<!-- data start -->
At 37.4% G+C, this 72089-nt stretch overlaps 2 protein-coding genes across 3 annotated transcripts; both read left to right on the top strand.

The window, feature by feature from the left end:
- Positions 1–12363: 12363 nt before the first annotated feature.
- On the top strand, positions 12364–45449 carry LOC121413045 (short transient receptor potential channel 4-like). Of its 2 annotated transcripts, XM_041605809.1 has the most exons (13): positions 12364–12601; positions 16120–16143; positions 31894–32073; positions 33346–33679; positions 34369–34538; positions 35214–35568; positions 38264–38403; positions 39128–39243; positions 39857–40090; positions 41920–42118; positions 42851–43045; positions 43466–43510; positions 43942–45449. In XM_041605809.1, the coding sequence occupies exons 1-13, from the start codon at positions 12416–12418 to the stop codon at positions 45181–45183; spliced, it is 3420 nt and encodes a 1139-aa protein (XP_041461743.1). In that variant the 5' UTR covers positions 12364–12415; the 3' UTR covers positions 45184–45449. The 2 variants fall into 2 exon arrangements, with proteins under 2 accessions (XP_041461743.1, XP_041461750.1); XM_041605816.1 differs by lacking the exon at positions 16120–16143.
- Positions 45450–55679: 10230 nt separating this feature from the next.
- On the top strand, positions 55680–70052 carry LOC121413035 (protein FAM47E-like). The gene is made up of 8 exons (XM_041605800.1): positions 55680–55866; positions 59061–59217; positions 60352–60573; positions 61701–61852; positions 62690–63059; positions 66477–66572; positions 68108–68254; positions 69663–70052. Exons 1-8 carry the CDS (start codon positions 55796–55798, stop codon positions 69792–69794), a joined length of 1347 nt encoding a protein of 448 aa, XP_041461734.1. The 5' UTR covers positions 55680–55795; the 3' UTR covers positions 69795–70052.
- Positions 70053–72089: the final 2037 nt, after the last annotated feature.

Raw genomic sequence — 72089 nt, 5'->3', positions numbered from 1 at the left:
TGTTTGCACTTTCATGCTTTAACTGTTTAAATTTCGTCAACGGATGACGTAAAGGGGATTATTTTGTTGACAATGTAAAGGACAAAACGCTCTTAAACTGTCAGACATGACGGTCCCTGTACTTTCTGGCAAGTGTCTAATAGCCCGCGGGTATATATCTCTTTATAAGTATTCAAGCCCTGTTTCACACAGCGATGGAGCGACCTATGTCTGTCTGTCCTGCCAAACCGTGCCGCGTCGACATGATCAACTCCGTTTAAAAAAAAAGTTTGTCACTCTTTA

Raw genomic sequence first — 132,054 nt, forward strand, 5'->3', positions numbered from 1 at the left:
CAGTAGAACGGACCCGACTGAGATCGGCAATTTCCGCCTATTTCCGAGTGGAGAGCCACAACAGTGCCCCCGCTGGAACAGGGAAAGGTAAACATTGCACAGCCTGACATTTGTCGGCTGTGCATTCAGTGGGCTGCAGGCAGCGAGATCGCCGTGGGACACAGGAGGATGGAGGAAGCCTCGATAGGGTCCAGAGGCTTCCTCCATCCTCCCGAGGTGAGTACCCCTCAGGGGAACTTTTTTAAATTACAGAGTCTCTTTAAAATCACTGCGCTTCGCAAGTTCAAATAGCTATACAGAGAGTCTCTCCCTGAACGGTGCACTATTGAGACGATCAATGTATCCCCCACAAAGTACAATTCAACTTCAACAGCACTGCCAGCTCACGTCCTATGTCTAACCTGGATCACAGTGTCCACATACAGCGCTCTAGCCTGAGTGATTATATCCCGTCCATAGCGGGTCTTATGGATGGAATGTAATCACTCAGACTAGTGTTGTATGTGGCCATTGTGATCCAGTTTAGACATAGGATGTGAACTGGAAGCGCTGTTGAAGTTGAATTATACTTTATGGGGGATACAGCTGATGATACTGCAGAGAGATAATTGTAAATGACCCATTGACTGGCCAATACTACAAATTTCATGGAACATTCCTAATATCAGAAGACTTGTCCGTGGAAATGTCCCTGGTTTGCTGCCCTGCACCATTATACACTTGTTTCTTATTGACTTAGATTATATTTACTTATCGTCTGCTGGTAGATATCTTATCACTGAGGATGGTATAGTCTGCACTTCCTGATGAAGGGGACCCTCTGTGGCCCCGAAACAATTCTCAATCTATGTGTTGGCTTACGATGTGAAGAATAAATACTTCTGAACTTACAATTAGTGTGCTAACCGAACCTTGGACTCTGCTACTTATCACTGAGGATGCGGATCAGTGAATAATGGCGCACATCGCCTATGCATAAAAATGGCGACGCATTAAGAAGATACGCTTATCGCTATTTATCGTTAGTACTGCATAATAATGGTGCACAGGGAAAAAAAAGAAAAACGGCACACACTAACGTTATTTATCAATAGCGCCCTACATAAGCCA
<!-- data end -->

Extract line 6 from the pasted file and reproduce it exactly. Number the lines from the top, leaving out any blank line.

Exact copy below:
- On the top strand, positions 55680–70052 carry LOC121413035 (protein FAM47E-like). The gene is made up of 8 exons (XM_041605800.1): positions 55680–55866; positions 59061–59217; positions 60352–60573; positions 61701–61852; positions 62690–63059; positions 66477–66572; positions 68108–68254; positions 69663–70052. Exons 1-8 carry the CDS (start codon positions 55796–55798, stop codon positions 69792–69794), a joined length of 1347 nt encoding a protein of 448 aa, XP_041461734.1. The 5' UTR covers positions 55680–55795; the 3' UTR covers positions 69795–70052.